This is the Aussie Death Sentence and the recordings date from the mid to late 80s. A complete anthology and including a number of unissued/rare recordings. This band traded in ultra-fast hardcore, sometimes coming across as disjointed but never flagging in energy. Death Sentence did show some evolution, even as the band had a number of personnel changes and endured the death of one of their drummers. Reading the liner notes, written by their manager Maureen, it’s obvious this was one bad-ass band, especially their vocalist Peter McGrath. He’s lived a self-abusive punk rock life and has apparently paid the price for it. There are some punkier sounding songs in later batches—“My Love” and “Bitchin’,” for instance. The sound quality is spotty at times, especially the unreleased ’85 recording and rehearsal tape from ‘86, both of which sound like a later generation tape copy. We’re talking about hardcore, though, and pristine sound quality isn’t mandatory and there aren’t problems elsewhere. This was one raw-sounding band. These guys were doing something similar to what Heresy were doing in the UK. Looking towards the States and adding a more extreme speed element. An intense whirlwind of cacophony. (PO Box 3204, Brandon, FL 33509-3204,

DEGENERICS-Generic Record Collection (Soulrebel, CD)
Just what it says, collecting this Jersey band’s vinyl releases, comp songs, a few unreleased songs, a demo track and live stuff. A strong, often dramatic sound that blended hardcore ferocity, including some Die Kreuzen-ish touches, metal (“Rising Sun Experience,” for instance), reggae and ska. The latter adds to a song such as “What’ll You Do.” The main emphasis, though, is burn and sting. Craig’s vocals were ranty but also exuding an impassioned purposefulness. There’s a clear evolution from their 7”s to the album although, even in their embryonic days, the full-tilt hardcore was already incorporating diverse influences. An occasional misfire, such as the straight reggae (only a few songs) but far overshadowed by the power of the vast majority of songs here. And some good news—they’ve started playing again. (

DOA-Smash The State: The Raw Original DOA 1978-81 (MVD, DVD)
Oh hell yeah—a collection of DOA performances during their early years, when they were at their best. I never got to see the lineup that included Randy Rampage and Chuck Biscuits and, along with Joey Shithead and Dave Gregg (for most of the songs), and they were absolutely smokin’. Their stage presence and slam-bang, catchy punk ranks among the best that time period offered and these clips perfectly bridge the original punk era and birth of hardcore. Biscuits, in particular, is incredible to watch. He was 15 when he joined the band in ’78, according to Joey’s book “I, Shithead” and is a powerhouse of brawn and finesse. Goddamn I wish I could have seen this lineup—even had a chance in ’81. I had just picked up their “Something Better Change” and “Hardcore ‘81” albums and was stoked to see they’d be playing at the Paradise. That show got canceled because of low ticket sales and, unknown to me, it got moved to a smaller club down the street. So Ellen and I went to see GG Allin and the Jabbers instead. Still an unforgettable experience, I suppose—this was GG in his snot-punk days before he’d shit on stage. I didn’t see them until ’82, when Brian Goble and Dimwit had replace Rampage and Biscuits.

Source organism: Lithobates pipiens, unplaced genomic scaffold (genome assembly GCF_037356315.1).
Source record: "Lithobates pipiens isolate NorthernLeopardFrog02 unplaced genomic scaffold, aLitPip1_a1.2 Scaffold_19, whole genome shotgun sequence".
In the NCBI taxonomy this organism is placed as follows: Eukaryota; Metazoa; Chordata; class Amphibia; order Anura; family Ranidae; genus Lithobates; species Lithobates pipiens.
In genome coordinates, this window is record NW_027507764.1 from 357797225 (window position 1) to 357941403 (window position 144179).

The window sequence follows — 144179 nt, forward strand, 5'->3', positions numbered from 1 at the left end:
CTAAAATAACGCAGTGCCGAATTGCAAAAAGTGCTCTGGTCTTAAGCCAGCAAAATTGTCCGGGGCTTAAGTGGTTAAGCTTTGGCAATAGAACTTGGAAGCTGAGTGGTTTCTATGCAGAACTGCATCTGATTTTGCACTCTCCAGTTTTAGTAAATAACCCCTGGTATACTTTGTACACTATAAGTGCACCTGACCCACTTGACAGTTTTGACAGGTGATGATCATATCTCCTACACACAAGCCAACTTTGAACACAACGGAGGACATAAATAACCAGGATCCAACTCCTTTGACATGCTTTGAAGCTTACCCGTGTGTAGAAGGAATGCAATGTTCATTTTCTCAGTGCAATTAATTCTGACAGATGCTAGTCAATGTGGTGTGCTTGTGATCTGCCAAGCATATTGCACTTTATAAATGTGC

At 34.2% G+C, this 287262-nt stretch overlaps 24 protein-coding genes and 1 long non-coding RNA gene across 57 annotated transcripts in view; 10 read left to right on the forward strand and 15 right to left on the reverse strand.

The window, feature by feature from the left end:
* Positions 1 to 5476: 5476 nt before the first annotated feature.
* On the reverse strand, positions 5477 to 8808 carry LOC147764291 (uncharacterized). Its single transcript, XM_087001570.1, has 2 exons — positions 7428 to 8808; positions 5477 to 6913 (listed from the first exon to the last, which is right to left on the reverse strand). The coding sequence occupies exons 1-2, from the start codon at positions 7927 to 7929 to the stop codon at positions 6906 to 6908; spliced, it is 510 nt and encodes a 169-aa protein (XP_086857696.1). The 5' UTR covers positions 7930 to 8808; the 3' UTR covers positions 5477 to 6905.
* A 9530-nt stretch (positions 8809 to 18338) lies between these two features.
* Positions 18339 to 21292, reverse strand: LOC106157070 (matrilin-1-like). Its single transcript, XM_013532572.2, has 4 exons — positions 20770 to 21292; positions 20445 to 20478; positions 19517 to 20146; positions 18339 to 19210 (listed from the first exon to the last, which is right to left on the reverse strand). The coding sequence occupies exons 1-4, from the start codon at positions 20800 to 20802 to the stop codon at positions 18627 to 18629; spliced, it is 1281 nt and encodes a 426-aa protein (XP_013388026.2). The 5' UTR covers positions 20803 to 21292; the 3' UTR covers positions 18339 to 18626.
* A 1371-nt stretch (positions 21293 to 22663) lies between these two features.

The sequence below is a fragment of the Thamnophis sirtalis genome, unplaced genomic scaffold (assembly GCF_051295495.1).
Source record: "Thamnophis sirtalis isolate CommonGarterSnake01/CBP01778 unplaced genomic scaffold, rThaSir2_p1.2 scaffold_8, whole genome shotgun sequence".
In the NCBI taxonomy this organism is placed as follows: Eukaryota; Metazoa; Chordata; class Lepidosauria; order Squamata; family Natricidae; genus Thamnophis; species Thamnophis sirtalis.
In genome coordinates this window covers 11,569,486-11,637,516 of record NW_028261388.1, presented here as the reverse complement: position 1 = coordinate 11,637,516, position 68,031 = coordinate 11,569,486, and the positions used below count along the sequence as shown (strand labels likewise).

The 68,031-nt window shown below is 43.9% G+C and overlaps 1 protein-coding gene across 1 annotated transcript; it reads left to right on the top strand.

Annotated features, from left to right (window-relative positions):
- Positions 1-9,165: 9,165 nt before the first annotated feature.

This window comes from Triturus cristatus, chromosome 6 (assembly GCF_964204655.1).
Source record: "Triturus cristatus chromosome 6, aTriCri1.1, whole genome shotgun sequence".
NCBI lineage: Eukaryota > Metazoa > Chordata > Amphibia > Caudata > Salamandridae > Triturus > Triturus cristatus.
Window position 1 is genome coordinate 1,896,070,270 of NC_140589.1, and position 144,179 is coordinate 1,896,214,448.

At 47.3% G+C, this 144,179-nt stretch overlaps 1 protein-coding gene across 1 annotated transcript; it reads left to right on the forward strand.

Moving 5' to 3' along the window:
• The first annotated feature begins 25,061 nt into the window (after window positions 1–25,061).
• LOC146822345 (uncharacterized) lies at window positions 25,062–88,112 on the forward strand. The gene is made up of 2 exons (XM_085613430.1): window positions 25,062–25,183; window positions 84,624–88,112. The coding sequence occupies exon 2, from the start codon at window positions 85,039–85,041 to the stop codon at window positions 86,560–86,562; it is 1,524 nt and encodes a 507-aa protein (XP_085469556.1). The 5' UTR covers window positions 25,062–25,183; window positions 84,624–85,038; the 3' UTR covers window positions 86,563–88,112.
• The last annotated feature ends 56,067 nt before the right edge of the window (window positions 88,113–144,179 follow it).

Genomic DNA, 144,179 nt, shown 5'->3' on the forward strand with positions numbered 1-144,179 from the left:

Back to the review: the live stuff consists of single camera shots, varying in quality but watchable. The best performance, I think, is from the On Broadway in SF, where they were opening for another band (DK’s?). The opener “New Age” sounds a clarion call and there's no let-up. There’s also a TV studio performance of “The Enemy” that has Simon “Stubby Pecker” Wilde on bass, doing his best to mimic Rampage’s bounce around exploits though not quite nailing it. The earliest stuff is from a show they played at the Anarchist Anti-Canada Day in July of ’78. Joey is interviewed and doesn’t exactly articulate himself well, although he does act punk as fuck by shoving a butt up his nose. The audience looks silly and the “norms” and cops are amused. They almost didn’t get to play but the authorities relented. Even at that point, DOA were fairly solid although they’d improve dramatically in the next few years. Finally, there’s a conceptual video of “World War 3” with that lots-of-white background, live in the studio feel and a TV report about the punk scene in Vancouver. No extras and this isn’t a documentary, it’s just them playing live. Fine with me. Any video that gives you the “wish I was there” feeling doesn’t need anything else. If anything, it’d just detract. (PO Box 280, Oaks, PA 19456,